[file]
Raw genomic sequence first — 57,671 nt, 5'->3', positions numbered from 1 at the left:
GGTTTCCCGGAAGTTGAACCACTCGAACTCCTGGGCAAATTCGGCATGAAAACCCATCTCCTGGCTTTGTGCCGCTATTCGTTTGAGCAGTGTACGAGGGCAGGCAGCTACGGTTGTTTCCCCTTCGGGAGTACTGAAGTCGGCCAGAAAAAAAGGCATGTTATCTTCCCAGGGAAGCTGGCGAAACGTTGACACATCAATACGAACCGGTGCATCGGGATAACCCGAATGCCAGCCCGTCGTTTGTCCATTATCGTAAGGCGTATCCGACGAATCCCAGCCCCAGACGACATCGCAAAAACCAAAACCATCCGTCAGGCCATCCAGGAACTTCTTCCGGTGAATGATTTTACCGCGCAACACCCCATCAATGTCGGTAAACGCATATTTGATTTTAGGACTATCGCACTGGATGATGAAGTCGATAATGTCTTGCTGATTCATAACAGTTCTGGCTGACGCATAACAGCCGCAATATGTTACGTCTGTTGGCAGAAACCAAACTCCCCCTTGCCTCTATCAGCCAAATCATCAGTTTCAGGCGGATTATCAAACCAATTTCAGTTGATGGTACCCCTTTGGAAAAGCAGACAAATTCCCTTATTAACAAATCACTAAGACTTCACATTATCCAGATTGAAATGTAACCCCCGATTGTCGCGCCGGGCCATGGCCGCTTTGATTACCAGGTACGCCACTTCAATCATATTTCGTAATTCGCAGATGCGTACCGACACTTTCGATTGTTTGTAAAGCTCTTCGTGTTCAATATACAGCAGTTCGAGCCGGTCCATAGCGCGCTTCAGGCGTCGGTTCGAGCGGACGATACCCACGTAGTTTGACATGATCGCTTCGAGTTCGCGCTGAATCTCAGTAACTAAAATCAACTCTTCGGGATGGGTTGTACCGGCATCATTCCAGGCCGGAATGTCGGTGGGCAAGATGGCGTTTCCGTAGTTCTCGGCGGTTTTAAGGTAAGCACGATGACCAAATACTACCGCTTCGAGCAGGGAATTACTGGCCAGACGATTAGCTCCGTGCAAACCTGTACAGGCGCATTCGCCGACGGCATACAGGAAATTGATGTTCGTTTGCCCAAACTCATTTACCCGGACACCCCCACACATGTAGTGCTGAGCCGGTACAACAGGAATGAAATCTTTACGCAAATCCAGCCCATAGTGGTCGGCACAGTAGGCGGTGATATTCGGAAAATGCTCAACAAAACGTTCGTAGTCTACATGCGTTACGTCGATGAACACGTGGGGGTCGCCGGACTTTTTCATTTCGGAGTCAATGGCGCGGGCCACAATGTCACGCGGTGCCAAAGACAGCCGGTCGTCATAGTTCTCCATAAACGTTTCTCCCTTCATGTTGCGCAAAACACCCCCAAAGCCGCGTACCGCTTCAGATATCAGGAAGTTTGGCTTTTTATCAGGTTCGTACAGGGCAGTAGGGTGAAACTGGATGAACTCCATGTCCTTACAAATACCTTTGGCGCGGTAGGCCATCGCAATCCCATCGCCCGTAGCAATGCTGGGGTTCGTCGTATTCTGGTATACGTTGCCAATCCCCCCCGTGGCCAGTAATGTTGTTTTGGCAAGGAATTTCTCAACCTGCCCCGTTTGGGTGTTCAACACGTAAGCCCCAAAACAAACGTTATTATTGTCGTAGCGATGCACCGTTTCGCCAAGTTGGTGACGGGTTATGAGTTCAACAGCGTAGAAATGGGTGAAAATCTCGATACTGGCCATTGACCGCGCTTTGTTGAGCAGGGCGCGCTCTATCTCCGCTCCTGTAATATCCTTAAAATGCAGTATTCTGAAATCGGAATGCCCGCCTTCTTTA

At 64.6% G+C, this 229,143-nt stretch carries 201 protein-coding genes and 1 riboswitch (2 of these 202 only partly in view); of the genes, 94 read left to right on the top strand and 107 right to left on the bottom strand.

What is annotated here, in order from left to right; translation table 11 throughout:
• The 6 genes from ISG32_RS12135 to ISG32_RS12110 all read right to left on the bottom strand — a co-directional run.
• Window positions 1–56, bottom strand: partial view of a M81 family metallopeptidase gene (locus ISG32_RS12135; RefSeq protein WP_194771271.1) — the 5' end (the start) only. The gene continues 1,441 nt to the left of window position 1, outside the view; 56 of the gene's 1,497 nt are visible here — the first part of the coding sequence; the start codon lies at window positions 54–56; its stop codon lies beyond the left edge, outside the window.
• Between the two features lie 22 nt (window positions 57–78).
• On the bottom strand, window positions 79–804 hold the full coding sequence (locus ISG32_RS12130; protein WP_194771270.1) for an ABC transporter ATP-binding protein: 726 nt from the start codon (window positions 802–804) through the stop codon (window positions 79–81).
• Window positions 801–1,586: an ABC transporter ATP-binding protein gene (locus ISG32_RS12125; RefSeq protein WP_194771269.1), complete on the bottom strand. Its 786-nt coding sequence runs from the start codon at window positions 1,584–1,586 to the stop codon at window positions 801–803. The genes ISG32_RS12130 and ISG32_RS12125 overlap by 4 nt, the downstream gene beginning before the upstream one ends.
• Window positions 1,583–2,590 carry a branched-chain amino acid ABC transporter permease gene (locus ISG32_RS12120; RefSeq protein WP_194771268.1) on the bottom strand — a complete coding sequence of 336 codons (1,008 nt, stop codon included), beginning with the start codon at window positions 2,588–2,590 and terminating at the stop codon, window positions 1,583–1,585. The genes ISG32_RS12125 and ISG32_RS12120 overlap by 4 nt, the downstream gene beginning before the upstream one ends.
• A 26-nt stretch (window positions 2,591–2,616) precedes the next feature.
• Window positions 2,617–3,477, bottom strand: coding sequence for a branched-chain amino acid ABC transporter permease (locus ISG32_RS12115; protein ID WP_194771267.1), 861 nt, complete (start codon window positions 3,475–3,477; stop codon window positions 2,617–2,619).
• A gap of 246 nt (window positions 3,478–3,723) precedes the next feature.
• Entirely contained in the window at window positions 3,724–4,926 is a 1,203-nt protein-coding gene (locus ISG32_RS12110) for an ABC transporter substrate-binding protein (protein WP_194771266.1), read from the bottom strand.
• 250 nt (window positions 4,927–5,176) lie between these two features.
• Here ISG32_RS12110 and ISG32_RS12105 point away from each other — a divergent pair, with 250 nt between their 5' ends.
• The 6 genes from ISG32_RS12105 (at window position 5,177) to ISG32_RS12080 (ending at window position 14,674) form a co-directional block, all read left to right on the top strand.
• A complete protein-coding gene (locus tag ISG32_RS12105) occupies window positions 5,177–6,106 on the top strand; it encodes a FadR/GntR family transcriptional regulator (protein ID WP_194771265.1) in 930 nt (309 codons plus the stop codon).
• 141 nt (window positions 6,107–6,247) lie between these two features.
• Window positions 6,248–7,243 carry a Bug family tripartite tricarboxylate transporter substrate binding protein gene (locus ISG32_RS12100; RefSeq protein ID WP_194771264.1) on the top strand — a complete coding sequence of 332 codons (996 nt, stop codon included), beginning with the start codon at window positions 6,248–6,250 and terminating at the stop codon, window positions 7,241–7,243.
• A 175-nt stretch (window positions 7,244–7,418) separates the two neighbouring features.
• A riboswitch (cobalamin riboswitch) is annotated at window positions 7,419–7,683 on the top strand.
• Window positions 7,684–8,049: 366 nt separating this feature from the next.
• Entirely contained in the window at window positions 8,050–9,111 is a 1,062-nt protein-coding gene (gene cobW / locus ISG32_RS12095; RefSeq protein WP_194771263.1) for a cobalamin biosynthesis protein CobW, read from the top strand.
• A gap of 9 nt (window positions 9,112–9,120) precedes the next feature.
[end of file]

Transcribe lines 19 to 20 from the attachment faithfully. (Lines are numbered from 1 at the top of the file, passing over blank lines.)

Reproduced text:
• 141 nt (window positions 6,107–6,247) lie between these two features.
• Window positions 6,248–7,243 carry a Bug family tripartite tricarboxylate transporter substrate binding protein gene (locus ISG32_RS12100; RefSeq protein ID WP_194771264.1) on the top strand — a complete coding sequence of 332 codons (996 nt, stop codon included), beginning with the start codon at window positions 6,248–6,250 and terminating at the stop codon, window positions 7,241–7,243.